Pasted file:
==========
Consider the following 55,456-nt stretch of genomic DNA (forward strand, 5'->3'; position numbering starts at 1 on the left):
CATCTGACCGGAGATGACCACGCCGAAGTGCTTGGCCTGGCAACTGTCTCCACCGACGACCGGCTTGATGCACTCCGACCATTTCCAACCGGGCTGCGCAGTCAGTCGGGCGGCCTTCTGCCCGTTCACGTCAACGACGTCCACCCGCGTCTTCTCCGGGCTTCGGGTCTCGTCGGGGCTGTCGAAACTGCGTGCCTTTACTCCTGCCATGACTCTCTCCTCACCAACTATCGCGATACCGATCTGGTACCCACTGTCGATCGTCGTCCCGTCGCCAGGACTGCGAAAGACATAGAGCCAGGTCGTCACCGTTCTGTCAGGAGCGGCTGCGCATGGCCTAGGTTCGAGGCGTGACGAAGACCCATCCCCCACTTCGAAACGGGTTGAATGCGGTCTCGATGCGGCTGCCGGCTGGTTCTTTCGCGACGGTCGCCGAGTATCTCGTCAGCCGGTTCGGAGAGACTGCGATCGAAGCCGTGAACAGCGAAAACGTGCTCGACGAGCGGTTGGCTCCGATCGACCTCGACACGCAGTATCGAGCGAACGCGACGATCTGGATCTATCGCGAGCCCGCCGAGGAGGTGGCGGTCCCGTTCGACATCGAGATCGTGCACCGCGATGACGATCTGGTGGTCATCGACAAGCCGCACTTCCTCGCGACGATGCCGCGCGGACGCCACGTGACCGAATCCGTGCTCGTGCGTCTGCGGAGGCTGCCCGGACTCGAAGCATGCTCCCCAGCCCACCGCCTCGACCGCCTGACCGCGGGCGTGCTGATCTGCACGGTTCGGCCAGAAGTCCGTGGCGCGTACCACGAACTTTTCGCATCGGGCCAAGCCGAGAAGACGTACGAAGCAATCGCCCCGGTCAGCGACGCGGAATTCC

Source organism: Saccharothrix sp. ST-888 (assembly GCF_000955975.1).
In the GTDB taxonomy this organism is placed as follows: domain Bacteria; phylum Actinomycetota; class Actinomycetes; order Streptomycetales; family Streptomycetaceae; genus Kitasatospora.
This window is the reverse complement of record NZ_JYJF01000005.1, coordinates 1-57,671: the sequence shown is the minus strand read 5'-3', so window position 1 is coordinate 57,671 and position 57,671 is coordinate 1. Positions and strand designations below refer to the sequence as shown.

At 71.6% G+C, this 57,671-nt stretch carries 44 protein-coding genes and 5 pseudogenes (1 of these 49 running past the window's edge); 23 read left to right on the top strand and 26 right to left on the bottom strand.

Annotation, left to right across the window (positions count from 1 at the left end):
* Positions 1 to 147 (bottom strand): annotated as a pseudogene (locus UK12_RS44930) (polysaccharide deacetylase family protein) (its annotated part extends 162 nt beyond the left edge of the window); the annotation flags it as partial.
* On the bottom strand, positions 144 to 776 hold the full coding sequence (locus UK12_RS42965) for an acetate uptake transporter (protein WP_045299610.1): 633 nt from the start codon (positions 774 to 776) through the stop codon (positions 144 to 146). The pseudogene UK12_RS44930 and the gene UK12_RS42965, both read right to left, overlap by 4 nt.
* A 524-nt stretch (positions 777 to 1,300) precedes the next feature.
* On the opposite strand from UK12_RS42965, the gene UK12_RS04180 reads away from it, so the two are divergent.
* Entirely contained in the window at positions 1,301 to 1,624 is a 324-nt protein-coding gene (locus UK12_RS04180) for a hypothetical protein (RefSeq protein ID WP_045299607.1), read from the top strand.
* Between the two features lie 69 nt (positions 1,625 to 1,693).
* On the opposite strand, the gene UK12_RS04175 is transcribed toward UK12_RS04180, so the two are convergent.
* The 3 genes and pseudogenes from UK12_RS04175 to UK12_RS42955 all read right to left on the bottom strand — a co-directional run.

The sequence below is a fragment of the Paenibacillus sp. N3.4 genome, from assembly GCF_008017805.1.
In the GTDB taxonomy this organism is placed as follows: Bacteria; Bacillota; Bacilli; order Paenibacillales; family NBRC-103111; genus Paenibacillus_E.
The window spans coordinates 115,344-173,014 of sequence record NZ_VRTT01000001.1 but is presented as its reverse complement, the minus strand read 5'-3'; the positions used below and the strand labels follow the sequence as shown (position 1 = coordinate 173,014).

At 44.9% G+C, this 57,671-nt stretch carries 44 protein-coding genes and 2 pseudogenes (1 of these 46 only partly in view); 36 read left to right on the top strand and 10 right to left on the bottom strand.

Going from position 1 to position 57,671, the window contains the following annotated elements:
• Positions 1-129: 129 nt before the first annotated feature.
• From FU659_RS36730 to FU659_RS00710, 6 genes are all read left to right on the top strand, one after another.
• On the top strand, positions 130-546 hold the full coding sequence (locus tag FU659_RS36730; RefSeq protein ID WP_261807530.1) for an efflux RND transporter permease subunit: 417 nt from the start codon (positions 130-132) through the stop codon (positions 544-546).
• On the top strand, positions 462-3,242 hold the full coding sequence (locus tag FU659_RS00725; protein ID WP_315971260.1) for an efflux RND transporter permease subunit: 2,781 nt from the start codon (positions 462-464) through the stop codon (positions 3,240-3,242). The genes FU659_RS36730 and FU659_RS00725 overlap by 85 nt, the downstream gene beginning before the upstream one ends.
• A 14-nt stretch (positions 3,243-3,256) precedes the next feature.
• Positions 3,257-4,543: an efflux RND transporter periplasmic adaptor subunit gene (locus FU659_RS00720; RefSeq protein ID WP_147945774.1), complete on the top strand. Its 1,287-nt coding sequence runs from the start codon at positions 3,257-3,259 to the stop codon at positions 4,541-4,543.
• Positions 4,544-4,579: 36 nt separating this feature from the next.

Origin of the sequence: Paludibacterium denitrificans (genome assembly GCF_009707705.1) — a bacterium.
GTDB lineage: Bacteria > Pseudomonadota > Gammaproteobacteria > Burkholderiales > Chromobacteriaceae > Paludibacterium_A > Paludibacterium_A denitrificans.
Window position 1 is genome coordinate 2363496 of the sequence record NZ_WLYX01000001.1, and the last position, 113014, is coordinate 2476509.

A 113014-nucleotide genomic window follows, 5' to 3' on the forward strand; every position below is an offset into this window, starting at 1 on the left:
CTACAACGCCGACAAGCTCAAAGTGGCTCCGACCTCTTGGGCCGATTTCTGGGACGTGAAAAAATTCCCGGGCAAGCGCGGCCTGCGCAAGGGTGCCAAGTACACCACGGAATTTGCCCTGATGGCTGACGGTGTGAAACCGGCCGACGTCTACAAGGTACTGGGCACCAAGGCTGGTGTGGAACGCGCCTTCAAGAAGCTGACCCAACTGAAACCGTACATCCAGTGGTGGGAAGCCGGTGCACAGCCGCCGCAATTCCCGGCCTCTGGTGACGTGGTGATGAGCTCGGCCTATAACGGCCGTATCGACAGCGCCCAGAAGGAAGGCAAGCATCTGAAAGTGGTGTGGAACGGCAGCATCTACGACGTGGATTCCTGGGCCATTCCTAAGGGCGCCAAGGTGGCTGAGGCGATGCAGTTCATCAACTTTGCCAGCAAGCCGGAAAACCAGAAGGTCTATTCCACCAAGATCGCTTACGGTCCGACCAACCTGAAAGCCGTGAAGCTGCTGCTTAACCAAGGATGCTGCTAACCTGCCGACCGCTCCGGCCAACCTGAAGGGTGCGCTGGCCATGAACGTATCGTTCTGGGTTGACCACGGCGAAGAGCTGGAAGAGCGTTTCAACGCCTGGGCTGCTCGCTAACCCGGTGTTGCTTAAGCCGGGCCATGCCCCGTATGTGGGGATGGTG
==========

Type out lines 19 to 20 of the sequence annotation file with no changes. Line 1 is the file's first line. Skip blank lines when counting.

At 44.9% G+C, this 57,671-nt stretch carries 44 protein-coding genes and 2 pseudogenes (1 of these 46 only partly in view); 36 read left to right on the top strand and 10 right to left on the bottom strand.

Going from position 1 to position 57,671, the window contains the following annotated elements: